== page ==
HOLLYWOOD — As U.S. exhibs chew their nails about megaplex saturation, most foreign territories are just entering a screen boom.
The contrast is seen in global B.O. figures, which increasingly show foreign grosses surpassing domestic. Current major releases like “End of Days” or “The World Is Not Enough” could make twice their domestic cumes overseas.
Sensing the profit potential of this scenario, foreign rights specialist Gordon Steel and former high-ranking AMC exec Robert L. Friedman have formed a new consulting venture called El-Mar Entertainment. The firm will focus on overseas multiplex and megaplex exhib strategy.
L.A.-based El-Mar, whose name blends abbreviations of the partners’ wives’ names, will stand apart from the Steel Co., a distrib and financing outfit run by Steel for nearly 20 years.
Steel Co. has served companies such as Fujisanki, Canal Plus and Samsung as a sales and distrib consultant. It also pacted last year with Houlihan Lokey Howard & Zukin for overseas film financing services.
El-Mar’s first client is Prime Pictures, which wants to build theaters in the Middle East. Friedman and Steel said they have contacted all major exhibs and are near several more deals.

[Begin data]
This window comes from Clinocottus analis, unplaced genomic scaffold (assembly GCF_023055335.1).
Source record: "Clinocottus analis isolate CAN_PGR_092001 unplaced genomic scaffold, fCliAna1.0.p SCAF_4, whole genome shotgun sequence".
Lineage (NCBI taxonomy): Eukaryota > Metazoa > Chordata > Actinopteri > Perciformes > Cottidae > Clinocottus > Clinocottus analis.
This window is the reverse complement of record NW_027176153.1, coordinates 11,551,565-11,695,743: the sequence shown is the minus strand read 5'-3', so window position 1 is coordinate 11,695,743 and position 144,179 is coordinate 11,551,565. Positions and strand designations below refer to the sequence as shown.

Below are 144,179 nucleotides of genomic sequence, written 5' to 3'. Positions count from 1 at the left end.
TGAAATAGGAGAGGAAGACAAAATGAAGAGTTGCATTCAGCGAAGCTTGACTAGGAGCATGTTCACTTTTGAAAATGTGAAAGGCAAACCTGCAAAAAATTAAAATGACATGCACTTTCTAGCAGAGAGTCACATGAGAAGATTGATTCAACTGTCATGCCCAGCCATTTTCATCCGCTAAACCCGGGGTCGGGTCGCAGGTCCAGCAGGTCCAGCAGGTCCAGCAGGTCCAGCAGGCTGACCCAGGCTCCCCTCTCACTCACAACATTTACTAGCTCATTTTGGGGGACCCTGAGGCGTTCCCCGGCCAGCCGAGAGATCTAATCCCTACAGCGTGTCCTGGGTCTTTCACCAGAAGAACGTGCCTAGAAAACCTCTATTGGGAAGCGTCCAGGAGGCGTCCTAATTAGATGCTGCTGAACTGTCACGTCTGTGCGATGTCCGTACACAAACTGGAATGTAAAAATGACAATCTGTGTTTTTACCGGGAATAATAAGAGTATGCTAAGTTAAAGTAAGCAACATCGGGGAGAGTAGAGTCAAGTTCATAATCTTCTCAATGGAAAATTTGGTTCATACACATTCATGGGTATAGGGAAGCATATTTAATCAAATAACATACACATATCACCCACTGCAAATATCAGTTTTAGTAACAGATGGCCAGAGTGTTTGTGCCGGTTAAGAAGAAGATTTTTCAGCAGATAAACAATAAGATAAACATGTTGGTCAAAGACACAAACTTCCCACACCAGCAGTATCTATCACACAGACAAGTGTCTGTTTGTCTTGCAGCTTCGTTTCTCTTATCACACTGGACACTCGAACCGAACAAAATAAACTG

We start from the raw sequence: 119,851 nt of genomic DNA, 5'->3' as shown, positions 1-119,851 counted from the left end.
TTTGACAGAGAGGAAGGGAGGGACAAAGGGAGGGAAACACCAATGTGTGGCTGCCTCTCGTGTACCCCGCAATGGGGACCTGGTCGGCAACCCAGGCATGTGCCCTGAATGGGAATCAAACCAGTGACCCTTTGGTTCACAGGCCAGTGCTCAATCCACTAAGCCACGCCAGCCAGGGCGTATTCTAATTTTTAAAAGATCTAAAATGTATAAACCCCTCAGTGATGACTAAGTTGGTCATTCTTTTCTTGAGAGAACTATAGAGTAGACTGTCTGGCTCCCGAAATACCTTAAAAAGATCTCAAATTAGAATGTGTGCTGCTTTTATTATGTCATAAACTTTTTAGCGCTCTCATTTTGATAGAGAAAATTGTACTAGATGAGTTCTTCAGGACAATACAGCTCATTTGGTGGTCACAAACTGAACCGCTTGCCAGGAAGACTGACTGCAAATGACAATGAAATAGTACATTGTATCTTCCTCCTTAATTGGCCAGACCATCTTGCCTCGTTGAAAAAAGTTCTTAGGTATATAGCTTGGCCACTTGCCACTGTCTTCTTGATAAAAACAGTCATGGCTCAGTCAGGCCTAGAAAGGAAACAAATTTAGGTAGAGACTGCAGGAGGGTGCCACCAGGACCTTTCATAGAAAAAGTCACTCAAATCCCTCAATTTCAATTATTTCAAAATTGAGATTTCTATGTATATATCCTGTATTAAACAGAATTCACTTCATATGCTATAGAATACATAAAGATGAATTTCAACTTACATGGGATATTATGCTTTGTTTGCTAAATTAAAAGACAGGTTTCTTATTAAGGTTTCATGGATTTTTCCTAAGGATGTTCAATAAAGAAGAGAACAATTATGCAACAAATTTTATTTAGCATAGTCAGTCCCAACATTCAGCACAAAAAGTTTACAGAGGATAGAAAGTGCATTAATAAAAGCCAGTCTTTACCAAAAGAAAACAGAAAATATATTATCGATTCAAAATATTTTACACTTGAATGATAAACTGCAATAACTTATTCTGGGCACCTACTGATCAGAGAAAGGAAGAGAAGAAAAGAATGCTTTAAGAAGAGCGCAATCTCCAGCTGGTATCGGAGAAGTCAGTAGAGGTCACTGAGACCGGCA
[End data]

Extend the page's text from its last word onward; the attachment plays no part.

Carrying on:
“There are consultants in the industry, so that role isn’t unique,” Friedman told Daily Variety. “But there isn’t an entity that is global in its reach.”
Steel added, “The potential for growth overseas is greater, but there are also a lot of key missteps companies can make in trying do business there.”
Especially attractive territories for development include Japan — which Friedman said is only built to 25% of its potential — as well as South America and Western Europe.
Friedman and Steel have a combined 75 years of showbiz experience, most of it in the distrib and exhib arenas.
Friedman ended a 15-year tenure at AMC in November. He last had the title of prexy of the company’s motion picture group. Prior to AMC, he was distrib chief at Columbia Pictures and held several posts over two decades at United Artists. (Woody Allen cast him as a studio exec in the 1980 pic “Stardust Memories.”)
The Scotland-born Steel started out as an actor who, fittingly enough, found more success abroad than in the U.S. He also worked for two years as an agent before exploring film finance. Typical of his grasp of the overseas film biz was his role in setting up the first multiplexes in Argentina.